When you’re trying to win that new contract, or submitting a bid for a specific tender, put yourself in the buyer’s shoes. What are they looking for? Have you addressed all the points they have raised in their specification? Have you answered the questions they have asked of you? No, really, have you answered the questions, and not gone off at a tangent to tell them what you want to tell them?
Make sure you’ve really understood what the buyer is asking you for, and obviously, make sure that you can deliver it in the form that they want. If it is a written tender, read the scoring criteria and check how they allocate the scores. Is the scoring weighted to particular questions within the response documents? If so, that is where you need to really focus your efforts. If, for example, it is a 5 point scoring scale, the chances are that to get full marks, you haven’t just got to answer the question, you’ve got to demonstrate added value, innovation or go above and beyond the specification.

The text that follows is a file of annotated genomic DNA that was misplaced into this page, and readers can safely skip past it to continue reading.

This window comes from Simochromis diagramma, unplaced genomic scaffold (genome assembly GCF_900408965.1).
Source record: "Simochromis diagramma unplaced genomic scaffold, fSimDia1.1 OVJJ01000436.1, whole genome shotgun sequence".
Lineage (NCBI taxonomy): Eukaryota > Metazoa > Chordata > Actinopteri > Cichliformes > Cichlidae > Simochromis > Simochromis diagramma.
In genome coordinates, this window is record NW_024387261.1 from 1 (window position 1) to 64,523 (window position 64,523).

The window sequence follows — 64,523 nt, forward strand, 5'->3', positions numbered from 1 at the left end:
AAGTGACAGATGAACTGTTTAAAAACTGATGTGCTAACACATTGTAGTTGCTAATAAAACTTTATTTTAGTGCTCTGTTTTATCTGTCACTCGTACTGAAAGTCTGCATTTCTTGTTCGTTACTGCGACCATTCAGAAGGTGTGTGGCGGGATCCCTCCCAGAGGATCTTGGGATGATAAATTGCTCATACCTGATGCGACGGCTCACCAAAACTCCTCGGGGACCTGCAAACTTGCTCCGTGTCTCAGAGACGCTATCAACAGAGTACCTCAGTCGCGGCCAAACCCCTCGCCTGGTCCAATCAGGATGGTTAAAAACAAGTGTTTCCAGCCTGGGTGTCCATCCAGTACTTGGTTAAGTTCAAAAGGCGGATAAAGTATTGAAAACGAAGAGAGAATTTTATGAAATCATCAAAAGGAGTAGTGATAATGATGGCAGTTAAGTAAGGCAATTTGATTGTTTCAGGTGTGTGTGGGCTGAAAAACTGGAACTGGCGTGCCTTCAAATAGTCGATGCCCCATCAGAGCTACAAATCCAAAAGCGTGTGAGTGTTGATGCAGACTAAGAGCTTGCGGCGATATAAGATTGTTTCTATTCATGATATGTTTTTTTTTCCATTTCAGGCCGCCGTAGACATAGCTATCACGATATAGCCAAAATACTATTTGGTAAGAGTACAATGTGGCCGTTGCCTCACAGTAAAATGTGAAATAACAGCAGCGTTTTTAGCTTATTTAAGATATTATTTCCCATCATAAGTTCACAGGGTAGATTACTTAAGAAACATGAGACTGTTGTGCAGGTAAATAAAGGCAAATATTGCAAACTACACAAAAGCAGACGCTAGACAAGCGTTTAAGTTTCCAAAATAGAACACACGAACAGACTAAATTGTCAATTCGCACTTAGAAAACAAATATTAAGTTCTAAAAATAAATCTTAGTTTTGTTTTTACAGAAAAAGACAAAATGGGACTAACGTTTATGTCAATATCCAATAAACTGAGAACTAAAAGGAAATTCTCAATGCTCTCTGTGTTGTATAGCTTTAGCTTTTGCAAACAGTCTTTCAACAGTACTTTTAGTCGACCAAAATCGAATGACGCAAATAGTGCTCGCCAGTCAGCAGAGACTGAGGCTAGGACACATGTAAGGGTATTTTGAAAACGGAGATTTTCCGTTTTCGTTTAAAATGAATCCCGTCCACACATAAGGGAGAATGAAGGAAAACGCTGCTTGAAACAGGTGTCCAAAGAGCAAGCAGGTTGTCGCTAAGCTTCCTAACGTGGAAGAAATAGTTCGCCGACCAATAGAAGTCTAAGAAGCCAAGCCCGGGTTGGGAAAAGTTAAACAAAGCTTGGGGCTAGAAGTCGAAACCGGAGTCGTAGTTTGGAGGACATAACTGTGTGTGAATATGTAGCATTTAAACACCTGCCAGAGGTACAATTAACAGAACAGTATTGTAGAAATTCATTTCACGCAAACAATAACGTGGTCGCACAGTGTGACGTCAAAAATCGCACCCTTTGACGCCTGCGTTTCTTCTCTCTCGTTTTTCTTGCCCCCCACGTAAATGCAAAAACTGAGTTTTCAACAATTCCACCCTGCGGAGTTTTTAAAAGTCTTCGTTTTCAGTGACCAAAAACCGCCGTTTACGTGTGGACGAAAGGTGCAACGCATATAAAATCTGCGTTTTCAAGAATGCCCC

Similarly, when it comes to working out the price you’re going to quote to deliver the contract, think carefully. If it is via a formal tender, do they state what percentage of the overall score is allocated to price? How are they scoring the price section? Usually, the lowest priced bidder scores the whole of the score available for price, and every other bid is then scored pro-rata to the lowest bid. That means that if you’re 20% more expensive, you’ll lose 20% of the score available for price, so you’ll have to make that up in your quality responses.
If you’re struggling to understand how tenders are evaluated, then please do get it touch and let us help you to understand the maze of tender evaluations.